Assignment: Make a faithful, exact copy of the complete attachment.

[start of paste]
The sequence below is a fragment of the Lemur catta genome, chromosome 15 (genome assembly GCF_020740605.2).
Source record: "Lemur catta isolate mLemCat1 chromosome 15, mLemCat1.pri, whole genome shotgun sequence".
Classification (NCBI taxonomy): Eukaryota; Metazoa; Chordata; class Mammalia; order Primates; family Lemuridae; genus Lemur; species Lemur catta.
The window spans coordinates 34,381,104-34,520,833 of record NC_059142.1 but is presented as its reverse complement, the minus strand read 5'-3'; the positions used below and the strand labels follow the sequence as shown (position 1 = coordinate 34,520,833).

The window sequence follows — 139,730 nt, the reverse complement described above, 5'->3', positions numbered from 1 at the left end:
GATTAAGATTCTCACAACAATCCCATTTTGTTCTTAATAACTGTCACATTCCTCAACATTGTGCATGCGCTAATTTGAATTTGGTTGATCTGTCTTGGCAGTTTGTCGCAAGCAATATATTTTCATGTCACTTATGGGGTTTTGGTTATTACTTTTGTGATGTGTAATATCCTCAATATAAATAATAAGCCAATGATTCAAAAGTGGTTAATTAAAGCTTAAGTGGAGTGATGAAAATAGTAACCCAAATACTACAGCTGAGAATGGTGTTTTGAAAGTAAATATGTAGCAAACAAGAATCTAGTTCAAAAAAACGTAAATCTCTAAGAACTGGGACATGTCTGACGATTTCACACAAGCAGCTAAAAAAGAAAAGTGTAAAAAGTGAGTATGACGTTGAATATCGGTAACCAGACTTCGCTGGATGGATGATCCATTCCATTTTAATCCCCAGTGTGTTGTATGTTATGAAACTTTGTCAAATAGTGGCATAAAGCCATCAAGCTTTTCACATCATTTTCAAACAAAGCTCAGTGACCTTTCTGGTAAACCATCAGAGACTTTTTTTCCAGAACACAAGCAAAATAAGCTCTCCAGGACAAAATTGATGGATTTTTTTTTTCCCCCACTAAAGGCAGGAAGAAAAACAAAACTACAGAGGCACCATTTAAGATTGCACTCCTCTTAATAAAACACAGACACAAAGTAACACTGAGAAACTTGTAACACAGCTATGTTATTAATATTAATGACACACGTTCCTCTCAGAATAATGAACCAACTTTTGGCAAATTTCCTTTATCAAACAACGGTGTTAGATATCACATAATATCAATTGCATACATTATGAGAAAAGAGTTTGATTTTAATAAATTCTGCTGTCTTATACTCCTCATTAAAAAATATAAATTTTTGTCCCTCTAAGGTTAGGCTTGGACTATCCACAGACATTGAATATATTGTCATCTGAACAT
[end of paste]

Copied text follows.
The sequence below is a fragment of the Lemur catta genome, chromosome 15 (genome assembly GCF_020740605.2).
Source record: "Lemur catta isolate mLemCat1 chromosome 15, mLemCat1.pri, whole genome shotgun sequence".
Classification (NCBI taxonomy): Eukaryota; Metazoa; Chordata; class Mammalia; order Primates; family Lemuridae; genus Lemur; species Lemur catta.
The window spans coordinates 34,381,104-34,520,833 of record NC_059142.1 but is presented as its reverse complement, the minus strand read 5'-3'; the positions used below and the strand labels follow the sequence as shown (position 1 = coordinate 34,520,833).

The window sequence follows — 139,730 nt, the reverse complement described above, 5'->3', positions numbered from 1 at the left end:
GATTAAGATTCTCACAACAATCCCATTTTGTTCTTAATAACTGTCACATTCCTCAACATTGTGCATGCGCTAATTTGAATTTGGTTGATCTGTCTTGGCAGTTTGTCGCAAGCAATATATTTTCATGTCACTTATGGGGTTTTGGTTATTACTTTTGTGATGTGTAATATCCTCAATATAAATAATAAGCCAATGATTCAAAAGTGGTTAATTAAAGCTTAAGTGGAGTGATGAAAATAGTAACCCAAATACTACAGCTGAGAATGGTGTTTTGAAAGTAAATATGTAGCAAACAAGAATCTAGTTCAAAAAAACGTAAATCTCTAAGAACTGGGACATGTCTGACGATTTCACACAAGCAGCTAAAAAAGAAAAGTGTAAAAAGTGAGTATGACGTTGAATATCGGTAACCAGACTTCGCTGGATGGATGATCCATTCCATTTTAATCCCCAGTGTGTTGTATGTTATGAAACTTTGTCAAATAGTGGCATAAAGCCATCAAGCTTTTCACATCATTTTCAAACAAAGCTCAGTGACCTTTCTGGTAAACCATCAGAGACTTTTTTTCCAGAACACAAGCAAAATAAGCTCTCCAGGACAAAATTGATGGATTTTTTTTTTCCCCCACTAAAGGCAGGAAGAAAAACAAAACTACAGAGGCACCATTTAAGATTGCACTCCTCTTAATAAAACACAGACACAAAGTAACACTGAGAAACTTGTAACACAGCTATGTTATTAATATTAATGACACACGTTCCTCTCAGAATAATGAACCAACTTTTGGCAAATTTCCTTTATCAAACAACGGTGTTAGATATCACATAATATCAATTGCATACATTATGAGAAAAGAGTTTGATTTTAATAAATTCTGCTGTCTTATACTCCTCATTAAAAAATATAAATTTTTGTCCCTCTAAGGTTAGGCTTGGACTATCCACAGACATTGAATATATTGTCATCTGAACAT